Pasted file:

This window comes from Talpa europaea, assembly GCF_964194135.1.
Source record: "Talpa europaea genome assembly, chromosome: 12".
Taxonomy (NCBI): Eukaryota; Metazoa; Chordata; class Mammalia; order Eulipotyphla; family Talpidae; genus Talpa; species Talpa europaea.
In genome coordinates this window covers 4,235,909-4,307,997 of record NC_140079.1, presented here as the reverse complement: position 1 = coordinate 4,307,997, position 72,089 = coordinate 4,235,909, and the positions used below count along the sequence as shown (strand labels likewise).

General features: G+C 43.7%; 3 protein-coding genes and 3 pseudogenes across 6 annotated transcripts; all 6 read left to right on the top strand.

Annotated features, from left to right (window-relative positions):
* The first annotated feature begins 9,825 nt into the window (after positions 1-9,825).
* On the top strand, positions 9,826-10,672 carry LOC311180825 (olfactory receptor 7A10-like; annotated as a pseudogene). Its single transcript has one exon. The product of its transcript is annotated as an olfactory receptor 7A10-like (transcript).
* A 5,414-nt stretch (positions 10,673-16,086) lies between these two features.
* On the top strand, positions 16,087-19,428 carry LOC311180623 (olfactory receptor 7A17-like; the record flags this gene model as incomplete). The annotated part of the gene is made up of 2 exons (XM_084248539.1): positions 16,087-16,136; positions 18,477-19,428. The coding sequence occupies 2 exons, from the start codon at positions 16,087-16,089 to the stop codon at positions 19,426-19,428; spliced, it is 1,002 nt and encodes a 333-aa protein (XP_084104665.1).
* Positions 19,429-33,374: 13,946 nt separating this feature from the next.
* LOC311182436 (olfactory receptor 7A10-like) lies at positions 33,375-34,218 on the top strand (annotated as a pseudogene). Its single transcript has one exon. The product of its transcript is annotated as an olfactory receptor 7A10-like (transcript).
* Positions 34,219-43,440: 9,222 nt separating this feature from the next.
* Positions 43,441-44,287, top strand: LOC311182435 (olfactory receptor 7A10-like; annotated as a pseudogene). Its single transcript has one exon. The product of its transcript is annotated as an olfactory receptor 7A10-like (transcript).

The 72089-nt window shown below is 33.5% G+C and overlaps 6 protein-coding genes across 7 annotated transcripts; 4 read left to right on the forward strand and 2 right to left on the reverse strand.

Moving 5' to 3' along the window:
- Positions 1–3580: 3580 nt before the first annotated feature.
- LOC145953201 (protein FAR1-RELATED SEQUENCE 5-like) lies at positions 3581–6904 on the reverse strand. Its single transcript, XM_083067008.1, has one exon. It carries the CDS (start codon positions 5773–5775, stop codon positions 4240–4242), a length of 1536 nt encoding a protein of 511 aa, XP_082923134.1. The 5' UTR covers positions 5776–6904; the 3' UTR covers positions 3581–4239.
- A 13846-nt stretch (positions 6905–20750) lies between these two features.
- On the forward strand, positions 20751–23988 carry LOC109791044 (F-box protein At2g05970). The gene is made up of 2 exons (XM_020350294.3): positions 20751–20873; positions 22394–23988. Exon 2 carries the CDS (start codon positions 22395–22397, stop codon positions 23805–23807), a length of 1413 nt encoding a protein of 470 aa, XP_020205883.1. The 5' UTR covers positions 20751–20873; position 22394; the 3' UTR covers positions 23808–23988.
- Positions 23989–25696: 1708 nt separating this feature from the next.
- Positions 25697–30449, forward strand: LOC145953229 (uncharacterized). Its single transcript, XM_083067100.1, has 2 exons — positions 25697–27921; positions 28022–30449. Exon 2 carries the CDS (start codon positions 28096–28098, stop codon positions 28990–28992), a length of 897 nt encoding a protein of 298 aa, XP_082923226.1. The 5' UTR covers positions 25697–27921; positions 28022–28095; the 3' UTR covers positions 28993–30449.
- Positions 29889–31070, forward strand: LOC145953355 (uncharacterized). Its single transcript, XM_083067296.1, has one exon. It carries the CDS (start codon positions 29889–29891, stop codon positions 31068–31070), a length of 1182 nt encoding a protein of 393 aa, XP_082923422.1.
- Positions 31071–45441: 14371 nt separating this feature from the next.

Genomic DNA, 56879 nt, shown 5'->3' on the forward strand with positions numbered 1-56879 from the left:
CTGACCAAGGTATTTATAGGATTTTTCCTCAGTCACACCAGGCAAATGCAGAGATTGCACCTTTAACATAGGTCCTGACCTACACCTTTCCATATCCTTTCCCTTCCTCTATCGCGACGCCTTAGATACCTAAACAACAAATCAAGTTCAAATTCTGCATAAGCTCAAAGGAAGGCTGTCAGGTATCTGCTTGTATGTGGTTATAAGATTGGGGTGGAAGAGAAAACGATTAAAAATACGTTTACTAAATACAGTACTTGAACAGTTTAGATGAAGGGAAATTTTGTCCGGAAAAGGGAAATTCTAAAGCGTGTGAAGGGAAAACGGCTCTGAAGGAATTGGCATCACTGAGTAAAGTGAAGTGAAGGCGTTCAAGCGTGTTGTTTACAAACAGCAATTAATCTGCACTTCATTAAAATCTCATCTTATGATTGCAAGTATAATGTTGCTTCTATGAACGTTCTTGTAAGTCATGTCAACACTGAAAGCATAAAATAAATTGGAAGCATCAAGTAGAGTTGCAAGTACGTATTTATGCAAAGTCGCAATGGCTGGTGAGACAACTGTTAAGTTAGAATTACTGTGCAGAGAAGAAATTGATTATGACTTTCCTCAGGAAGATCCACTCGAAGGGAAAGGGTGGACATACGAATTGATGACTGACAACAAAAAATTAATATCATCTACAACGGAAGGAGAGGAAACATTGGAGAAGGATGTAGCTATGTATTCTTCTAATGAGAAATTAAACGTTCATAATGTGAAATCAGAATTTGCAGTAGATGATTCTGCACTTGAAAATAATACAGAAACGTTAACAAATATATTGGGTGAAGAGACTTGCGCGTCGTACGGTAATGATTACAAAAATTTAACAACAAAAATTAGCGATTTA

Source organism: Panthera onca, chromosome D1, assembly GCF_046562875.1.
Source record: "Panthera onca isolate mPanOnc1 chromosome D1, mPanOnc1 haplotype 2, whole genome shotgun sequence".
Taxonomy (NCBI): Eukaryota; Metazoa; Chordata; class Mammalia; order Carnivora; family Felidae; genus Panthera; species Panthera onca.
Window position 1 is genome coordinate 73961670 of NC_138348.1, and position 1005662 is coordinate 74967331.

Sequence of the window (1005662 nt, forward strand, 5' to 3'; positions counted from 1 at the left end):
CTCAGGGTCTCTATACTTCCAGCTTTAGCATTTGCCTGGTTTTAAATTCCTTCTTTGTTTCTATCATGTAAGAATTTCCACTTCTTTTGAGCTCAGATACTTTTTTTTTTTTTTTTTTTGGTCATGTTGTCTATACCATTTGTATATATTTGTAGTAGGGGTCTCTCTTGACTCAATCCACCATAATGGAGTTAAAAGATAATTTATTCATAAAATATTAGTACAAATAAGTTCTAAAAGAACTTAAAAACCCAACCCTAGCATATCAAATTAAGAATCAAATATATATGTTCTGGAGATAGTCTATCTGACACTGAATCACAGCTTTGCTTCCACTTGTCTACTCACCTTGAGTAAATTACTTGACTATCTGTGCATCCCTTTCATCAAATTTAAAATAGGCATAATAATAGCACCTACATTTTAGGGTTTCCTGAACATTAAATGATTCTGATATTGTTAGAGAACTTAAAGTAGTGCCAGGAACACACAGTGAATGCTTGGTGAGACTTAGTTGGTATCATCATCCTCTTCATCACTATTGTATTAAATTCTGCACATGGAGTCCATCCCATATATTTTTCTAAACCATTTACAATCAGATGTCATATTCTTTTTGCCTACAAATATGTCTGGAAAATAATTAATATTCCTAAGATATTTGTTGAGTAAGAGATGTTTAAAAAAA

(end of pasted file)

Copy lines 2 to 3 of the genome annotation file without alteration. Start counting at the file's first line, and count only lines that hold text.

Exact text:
Source record: "Talpa europaea genome assembly, chromosome: 12".
Taxonomy (NCBI): Eukaryota; Metazoa; Chordata; class Mammalia; order Eulipotyphla; family Talpidae; genus Talpa; species Talpa europaea.